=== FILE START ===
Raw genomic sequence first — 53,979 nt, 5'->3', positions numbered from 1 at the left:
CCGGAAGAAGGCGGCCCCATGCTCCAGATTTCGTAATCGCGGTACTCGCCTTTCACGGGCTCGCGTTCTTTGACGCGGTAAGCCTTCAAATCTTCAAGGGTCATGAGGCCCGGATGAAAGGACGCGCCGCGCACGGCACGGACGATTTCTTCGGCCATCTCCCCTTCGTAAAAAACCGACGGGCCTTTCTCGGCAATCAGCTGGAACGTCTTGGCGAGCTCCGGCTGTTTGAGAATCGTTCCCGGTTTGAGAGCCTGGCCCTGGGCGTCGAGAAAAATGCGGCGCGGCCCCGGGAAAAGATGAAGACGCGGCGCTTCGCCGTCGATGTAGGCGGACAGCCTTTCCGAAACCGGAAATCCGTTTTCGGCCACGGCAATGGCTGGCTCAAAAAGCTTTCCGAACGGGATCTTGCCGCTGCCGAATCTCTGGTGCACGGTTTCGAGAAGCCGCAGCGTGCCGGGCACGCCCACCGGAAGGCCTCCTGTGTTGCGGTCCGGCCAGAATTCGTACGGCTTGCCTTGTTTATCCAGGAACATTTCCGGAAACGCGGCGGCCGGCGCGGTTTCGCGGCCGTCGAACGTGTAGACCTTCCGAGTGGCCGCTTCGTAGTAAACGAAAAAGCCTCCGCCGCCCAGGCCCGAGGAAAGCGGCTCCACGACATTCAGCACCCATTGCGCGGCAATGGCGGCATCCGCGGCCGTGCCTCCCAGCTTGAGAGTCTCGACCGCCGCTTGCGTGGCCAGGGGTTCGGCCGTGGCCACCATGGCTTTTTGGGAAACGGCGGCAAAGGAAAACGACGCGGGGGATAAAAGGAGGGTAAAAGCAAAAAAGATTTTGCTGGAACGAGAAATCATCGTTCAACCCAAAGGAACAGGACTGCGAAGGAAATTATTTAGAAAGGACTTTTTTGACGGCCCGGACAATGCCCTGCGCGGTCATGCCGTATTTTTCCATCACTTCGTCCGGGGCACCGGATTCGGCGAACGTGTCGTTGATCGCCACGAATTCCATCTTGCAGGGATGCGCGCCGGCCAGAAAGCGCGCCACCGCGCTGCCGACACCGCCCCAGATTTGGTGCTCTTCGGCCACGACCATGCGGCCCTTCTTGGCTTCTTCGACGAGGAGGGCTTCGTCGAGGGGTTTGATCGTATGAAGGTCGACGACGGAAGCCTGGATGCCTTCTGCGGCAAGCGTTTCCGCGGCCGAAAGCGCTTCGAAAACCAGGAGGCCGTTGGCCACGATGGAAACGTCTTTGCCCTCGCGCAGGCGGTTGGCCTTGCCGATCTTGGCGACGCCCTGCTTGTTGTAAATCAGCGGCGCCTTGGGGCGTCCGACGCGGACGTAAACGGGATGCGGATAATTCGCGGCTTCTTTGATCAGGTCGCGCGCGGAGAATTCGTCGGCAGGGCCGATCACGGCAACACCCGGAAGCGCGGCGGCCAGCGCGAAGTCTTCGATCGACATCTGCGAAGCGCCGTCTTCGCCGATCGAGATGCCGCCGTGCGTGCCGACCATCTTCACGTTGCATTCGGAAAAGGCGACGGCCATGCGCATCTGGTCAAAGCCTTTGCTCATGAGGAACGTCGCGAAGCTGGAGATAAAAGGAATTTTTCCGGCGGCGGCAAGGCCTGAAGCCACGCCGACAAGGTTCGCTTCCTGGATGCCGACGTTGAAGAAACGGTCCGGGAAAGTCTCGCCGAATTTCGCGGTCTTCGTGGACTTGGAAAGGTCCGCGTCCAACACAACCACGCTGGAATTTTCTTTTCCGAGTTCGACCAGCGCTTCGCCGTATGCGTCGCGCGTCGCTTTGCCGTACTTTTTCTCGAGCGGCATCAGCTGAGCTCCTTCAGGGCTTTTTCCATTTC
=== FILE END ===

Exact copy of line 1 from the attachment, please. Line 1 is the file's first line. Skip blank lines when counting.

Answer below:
Raw genomic sequence first — 53,979 nt, 5'->3', positions numbered from 1 at the left: